Are you taking zinc supplements? #ClinicSpeak #MSResearch #MSBlog
“The following is a small study suggesting that zinc supplements improve depression in MSers. The study is far too small to be confident with the outcome; the result could be a false positive. There is, however, a large body of evidence associating low zinc levels with low mood. Is this cause or effect? Based on this I think the research community should take these observations forward and do properly powered clinical trial to see if zinc supplements reduce depression in MSers.”
“Interestingly, I have seen one case of zinc deficiency in my career as a neurologist; a woman with an eating disorder who presented with pins and needles around her mouth and in her fingers and toes. Once she started zinc supplementation and improved her diet her symptoms resolved. I have also seen several cases of zinc toxicity as well; all the cases I have seen presented with copper deficiency. Zinc and copper compete for the same receptor for absorption; if you take in too much zinc you can’t absorb copper. Copper deficiency causes a well defined clinical syndrome with involvement of the spinal cord and abnormal blood counts and iron metabolism. Both zinc deficiency and zinc toxicity can present with symptoms suggestive of MS. This is why you should not go out and buy yourself zinc supplements and self-medicate yourself without checking with your neurologist or MS nurse specialist first. Too little, and too much, of most supplements are associated with problems. Therefore please stick to the RDA (recommended daily allowance) of zinc if you prefer to self-medicate.”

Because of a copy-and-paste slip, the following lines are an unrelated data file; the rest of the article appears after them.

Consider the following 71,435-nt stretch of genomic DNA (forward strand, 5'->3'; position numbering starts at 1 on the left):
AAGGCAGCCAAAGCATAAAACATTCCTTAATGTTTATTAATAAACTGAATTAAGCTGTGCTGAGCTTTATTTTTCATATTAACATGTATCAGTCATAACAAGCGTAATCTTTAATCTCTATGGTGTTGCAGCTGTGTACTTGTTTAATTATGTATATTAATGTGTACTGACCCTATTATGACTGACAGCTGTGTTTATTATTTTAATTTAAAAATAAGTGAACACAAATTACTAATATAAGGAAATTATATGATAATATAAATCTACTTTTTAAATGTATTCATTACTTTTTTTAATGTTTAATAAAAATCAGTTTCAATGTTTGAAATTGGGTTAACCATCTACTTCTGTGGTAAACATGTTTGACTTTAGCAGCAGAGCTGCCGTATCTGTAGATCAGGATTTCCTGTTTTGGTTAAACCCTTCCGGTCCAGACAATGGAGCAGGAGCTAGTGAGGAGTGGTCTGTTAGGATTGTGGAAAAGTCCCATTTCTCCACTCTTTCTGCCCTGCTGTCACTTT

Salari et al. Zinc sulphate: A reasonable choice for depression management in patients with multiple sclerosis: A randomized, double-blind, placebo-controlled clinical trial. Pharmacol Rep. 2015 Jun;67(3):606-9. doi: 10.1016/j.pharep.2015.01.002
INTRODUCTION: Major Depressive Disorder (MDD) is known as one of the most common psychiatric disorders in MSers. In recent years, zinc has been found to have beneficial effects on psychopathology and the therapy of depression.
AIMS: The aim of the present study was to examine the effect of zinc supplement on depression and neurological signs in MSers.
METHODS: The present randomized, double-blind, placebo-controlled clinical trial was performed on 43 MSers and who also demonstrated MDD based on the Beck questionnaire. These MSers were randomly selected and were divided into two groups: the placebo group (n=22) and the intervention group (n=21). The patients received either zinc sulphate (220mg containing 50mg zinc element) or a placebo for 12 weeks. Clinical examinations were obtained in terms of abnormal ocular movement, muscle power, and gait disorder.
RESULTS: The results indicated that in the MSers who received the zinc supplement, the mean score of depression was reduced compared to those in the placebo group, whereas the neurological examinations revealed that there were no differences between the treatment and control groups.
CONCLUSION: Therefore, the zinc supplementation is an appropriate choice for the depression management in patients with MS.